Look for groups to join where networking is a key component. I have joined a number of groups and renew those memberships based on the fruition of their networking opportunities. Whether you join a group or not, see if it needs speakers for its meetings. Get together a basic “here is my business ” presentation which can be revised (if needed) to suit the particular audiences. Think of it – free of charge, you will have the rapt attention of all meeting attendees. (To see which groups usually have a meeting with a speaker, check in your local paper.)

The element of surprise will be evident in at least some of your marketing opportunities, so be prepared. Your business card should always be with you, ready to hand out – you never know when the person sitting next to you on the subway or waiting with you at your dentist’s office will be the source of a new customer.

Another creative way to market is to barter with people you know. Bartering helps to keep costs down, and can help you market yourself. I have traded articles for design work, web site hosting, and other services to help publicize my business. If your business is fairly new, bartering gives you a client reference, and the beginnings of your portfolio.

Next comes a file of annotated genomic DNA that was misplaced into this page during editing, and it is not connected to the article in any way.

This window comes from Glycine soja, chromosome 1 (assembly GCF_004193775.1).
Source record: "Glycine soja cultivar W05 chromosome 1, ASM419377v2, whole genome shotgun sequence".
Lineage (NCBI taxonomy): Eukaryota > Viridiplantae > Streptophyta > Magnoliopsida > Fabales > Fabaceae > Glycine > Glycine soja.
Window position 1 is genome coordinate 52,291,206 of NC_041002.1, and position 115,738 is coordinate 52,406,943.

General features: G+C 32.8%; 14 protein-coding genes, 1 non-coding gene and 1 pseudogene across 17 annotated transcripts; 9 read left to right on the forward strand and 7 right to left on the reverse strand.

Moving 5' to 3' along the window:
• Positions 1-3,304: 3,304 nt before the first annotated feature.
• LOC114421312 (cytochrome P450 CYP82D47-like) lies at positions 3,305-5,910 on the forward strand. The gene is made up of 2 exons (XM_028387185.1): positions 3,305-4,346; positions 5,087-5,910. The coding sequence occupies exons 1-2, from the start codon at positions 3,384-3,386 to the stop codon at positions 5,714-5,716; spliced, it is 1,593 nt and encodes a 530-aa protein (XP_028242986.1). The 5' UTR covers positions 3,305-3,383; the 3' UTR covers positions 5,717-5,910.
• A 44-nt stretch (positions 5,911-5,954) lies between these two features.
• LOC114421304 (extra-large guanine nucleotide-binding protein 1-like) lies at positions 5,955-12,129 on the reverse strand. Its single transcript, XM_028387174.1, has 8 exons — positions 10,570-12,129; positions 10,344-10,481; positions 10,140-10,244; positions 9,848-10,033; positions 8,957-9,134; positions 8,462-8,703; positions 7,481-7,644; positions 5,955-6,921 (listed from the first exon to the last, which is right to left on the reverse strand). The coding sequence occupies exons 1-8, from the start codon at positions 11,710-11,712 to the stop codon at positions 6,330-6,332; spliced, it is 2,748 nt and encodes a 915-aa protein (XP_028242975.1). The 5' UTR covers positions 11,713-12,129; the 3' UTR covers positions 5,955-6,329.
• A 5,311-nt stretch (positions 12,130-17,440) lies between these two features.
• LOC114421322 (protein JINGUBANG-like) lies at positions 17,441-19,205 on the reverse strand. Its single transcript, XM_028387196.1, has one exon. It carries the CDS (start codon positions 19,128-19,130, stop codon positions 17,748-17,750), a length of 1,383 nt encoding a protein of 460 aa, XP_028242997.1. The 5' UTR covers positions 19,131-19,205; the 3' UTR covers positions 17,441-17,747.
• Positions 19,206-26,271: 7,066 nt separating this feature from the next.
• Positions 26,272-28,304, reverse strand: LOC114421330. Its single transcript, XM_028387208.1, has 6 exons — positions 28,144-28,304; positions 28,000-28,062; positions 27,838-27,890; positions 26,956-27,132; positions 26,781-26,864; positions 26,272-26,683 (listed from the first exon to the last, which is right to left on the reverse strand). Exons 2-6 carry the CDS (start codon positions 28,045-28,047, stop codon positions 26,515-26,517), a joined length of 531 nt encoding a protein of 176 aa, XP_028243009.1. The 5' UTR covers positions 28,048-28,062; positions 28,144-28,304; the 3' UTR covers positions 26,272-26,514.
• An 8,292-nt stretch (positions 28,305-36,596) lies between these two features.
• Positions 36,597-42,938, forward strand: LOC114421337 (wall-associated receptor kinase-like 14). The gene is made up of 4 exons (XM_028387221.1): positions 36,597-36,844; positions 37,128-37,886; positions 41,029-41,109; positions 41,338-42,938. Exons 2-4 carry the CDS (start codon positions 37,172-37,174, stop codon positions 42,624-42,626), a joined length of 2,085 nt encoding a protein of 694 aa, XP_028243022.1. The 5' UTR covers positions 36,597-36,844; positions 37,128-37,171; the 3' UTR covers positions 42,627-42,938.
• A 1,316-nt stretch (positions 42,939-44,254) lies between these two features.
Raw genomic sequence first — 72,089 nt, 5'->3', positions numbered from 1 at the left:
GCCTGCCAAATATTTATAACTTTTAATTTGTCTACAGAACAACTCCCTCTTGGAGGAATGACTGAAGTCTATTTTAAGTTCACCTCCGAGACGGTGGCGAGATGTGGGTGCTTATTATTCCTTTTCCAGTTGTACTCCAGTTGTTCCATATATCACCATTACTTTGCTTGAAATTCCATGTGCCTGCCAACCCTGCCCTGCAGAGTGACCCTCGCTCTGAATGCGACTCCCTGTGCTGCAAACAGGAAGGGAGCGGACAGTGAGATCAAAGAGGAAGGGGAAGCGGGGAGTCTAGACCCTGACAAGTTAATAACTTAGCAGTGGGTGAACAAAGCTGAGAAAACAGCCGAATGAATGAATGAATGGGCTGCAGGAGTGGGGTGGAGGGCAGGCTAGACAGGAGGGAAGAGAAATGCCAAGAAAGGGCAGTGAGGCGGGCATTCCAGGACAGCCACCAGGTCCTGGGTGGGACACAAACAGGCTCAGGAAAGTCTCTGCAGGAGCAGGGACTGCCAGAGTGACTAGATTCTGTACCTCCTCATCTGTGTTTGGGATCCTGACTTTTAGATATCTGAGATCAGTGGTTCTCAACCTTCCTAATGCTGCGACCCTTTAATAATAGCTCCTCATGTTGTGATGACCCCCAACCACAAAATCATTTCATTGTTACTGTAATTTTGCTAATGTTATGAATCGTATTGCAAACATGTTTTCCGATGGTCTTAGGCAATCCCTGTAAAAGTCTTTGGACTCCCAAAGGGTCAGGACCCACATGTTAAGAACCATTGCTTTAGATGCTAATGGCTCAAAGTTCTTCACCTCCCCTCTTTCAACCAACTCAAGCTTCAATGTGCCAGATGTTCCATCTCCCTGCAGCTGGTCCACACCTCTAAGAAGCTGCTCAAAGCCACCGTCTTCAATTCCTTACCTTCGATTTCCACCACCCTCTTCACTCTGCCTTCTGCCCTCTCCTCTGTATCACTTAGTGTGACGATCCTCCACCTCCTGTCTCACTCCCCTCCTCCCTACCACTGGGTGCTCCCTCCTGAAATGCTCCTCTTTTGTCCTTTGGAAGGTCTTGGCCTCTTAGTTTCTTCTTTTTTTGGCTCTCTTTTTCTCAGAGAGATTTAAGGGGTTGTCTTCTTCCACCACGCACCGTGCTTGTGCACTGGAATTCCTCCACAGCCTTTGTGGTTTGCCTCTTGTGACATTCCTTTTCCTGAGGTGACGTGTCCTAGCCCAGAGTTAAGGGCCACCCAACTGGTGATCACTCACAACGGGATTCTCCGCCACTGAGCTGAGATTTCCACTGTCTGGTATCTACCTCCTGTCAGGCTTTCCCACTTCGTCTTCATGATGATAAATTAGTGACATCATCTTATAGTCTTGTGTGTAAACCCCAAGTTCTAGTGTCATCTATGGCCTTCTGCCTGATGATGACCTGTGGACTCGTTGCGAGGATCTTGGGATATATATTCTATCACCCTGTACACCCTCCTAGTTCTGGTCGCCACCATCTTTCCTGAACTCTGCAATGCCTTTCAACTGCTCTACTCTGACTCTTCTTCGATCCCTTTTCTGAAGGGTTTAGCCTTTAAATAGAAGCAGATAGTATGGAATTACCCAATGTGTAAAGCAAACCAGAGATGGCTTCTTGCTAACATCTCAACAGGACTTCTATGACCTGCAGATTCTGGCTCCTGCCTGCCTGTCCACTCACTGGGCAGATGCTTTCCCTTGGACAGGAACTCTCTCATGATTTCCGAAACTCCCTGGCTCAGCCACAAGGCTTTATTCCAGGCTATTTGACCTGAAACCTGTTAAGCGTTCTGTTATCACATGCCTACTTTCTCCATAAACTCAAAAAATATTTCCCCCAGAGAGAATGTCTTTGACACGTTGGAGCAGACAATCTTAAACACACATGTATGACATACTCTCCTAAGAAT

For those of you wondering where freelancing web sites are in this piece – here they are. Do freelancing web sites work? Yes, to some extent. What are the best ones? That depends on what services you offer and your own personal likes and dislikes. Using your favorite search engine, do a search for your type of business (e.g. “freelance writing”, or “writing jobs”). Visit web sites regularly, remembering the standard caveats: You should never have to pay up front to get work (that means it’s a scam); and whenever possible, talk to other people who have used a particular web site or worked for a particular client.
With so many marketing possibilities, it helps to keep track of who you meet, where, and when. If your budget is tight and your computer skills are up to it, you can set up a small database in your favorite spreadsheet program. Or, you can invest in contact management software, such as ACT!, which will also provide you with reports and graphs showing closed and potential business, both past and future.

Not only does this software give you a way to recognize people when they call (usually out of the blue six months later), but it also will give you information about who your customers are, how you found them, and how much business you generated. After all, with so many possible marketing opportunities, you want to be sure that you only continue to use the ones that work for you.